Prime residential property prices in Dubai accelerated 44% in 2021, sending the Emirate to the top of Knight Frank’s Prime International Residential Index 100 (PIRI 100), which analyses prime price performance in 100 cities and second home markets worldwide. Following 7 years of negative price growth, and with overall prices still 30% below their 2014 peak, the Emirate’s relative value came into focus in 2021.
“The UAE’s handling of the pandemic, strong take-up of the vaccine, the delivery of high-end turnkey projects, as well as innovative new visa initiatives and economic reforms, have together boosted Dubai’s profile in the eyes of international buyers. The top end of the market has been particularly active – sales above US$10 million have historically accounted for 2% of all transactions but in 2021, they equated to 7%”, says Kate Everett-Allen, head of international residential research at Knight Frank.
With price growth of 42%, Moscow came in at second place with Russia’s mortgage subsidy programme and tight supply fueling this growth, albeit temporarily. San Diego (+28.3%), Miami (+28.2%), and The Hamptons (+21.3%) make up the rest of the top 5.
The value of the Knight Frank Prime International Residential Index increased by 8.4% in 2021, up from just under 2% in 2020 – its highest annual increase since the index launched in 2008. Of the 100 luxury markets tracked, only 7 saw priced decline in 2021 and a staggering 35% of locations saw prices increase by 10% or more, underlining the strength of the sellers’ market during the pandemic.
Overall, America was the top regional performer, accounting for 6 of the top 10 rankings and posting average growth of almost 13%. Although Asia Pacific (+7.5%) outpaced the EMEA region (+7.2%), this was largely driven by Australasia (+12.3%). Asia alone managed a relatively modest rise of 5.5% growth.
While sunshine resorts from Miami to the Gold Coast shone bright in 2021, with prices climbing 10.2% on average, it was cities that provided this year’s curveball. Overlooked in 2020 as suburbs and resorts attracted those looking for space to hunker down during the pandemic, the city bounced back in 2021, averaging price growth of 8.4%. It seems that Covid-19 hasn’t triggered the ongoing flight from bustling urban centres as predicted. Even ski resorts, which have in recent years posted fairly frosty results, saw average price growth clime to 7.2% in 2021 – Aspen, St Moritz, and Verbier were the top performers.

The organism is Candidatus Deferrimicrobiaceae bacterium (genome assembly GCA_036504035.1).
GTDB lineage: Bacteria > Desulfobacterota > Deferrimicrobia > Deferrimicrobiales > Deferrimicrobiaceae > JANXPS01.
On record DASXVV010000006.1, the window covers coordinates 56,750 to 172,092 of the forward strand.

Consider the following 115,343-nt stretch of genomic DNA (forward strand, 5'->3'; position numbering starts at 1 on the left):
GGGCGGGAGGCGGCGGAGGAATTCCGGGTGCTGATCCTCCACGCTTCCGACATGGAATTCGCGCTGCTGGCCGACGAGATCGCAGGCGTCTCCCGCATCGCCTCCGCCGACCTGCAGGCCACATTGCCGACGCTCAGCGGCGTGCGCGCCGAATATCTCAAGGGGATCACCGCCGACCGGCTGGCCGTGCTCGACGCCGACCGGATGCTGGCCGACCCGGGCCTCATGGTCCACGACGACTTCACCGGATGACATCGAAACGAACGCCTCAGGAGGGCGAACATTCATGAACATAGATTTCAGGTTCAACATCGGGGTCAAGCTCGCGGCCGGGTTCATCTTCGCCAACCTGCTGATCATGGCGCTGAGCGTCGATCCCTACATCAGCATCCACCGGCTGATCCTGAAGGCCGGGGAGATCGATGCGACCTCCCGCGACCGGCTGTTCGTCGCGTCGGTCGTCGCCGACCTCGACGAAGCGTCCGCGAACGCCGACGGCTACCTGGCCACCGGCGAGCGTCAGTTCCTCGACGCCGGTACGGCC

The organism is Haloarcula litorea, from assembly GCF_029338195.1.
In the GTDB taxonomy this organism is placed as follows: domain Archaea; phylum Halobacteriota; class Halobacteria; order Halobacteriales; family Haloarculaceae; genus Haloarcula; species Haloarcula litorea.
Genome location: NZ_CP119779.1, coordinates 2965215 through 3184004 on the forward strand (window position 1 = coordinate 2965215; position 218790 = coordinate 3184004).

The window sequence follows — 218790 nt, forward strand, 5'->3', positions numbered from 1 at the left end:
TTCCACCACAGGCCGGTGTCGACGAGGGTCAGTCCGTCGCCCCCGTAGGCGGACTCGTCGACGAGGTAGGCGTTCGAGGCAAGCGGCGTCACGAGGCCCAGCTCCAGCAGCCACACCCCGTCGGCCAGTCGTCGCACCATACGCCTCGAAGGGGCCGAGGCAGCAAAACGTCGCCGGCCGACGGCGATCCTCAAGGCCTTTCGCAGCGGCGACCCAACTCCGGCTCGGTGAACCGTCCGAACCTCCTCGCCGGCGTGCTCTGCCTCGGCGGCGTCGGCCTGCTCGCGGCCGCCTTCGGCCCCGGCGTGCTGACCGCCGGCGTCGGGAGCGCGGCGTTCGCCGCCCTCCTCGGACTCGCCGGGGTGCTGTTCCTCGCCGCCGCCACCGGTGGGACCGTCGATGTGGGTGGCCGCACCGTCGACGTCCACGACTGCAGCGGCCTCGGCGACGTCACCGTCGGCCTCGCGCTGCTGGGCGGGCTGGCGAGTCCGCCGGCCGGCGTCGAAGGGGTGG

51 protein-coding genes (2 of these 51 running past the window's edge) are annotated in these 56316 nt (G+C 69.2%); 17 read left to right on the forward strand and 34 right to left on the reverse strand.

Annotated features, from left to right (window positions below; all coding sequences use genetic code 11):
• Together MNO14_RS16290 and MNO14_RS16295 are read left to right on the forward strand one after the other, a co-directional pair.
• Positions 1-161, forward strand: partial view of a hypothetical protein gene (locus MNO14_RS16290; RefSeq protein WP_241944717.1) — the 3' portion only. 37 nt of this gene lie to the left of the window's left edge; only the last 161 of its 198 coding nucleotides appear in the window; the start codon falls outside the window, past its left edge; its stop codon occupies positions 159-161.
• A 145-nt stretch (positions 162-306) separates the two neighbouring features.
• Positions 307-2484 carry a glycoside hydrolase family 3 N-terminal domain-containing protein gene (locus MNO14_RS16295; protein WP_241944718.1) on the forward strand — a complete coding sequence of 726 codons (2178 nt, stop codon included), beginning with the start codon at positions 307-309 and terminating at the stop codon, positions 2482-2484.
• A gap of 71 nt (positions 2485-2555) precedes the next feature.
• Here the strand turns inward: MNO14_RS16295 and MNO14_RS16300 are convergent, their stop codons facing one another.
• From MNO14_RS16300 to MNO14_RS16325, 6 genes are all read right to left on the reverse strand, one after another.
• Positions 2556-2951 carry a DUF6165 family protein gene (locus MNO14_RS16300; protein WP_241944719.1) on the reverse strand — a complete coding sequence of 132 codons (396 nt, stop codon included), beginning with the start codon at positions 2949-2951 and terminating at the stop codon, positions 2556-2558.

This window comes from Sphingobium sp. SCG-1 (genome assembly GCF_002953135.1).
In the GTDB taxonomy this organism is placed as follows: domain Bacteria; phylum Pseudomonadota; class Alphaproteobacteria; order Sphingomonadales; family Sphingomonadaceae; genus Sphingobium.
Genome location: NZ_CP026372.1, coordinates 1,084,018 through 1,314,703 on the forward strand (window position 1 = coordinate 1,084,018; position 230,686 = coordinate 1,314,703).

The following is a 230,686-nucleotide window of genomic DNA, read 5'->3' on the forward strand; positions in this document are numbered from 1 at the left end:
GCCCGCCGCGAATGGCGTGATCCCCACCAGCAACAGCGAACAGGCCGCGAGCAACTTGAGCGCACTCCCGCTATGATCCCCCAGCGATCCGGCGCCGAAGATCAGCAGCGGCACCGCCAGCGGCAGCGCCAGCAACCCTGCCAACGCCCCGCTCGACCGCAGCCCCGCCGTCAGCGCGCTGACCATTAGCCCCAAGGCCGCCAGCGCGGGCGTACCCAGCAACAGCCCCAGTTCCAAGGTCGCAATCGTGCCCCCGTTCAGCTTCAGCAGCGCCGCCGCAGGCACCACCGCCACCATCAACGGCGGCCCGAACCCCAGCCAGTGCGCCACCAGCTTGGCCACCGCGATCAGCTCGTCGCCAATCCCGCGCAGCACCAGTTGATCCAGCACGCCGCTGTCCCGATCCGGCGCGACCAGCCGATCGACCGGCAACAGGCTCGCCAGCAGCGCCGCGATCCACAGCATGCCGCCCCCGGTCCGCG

What’s driving demand? Knight Frank points to low interest rates and the availability of cheap finance, a shortage of prime stock, rising wages and accrued savings in lockdowns, strong-performing equity markets and record bonuses, a reassessment of housing needs and lifestyles, more flexible working patterns, wealth creation – 5 million new millionaires in 2021 globally, growth of co-primary living, heightened demand for second homes, and the appeal of property as an inflation hedge.
Analysing the future of prime price growth in 2022, Liam Bailey, global head of research at Knight Frank says: “Far from running out steam, this year we will see the luxury housing boom endure. Dubai, Miami, and Zurich lead our 2022 forecast, with prime prices expected to end the year between 10% and 12% higher. Asian cities are expected to trail slightly, but even here, prices will grow. Key themes to watch: Agents will complain about stock shortages, buyers will complain about rising taxes and cooling measures, and city markets will be back in demand.”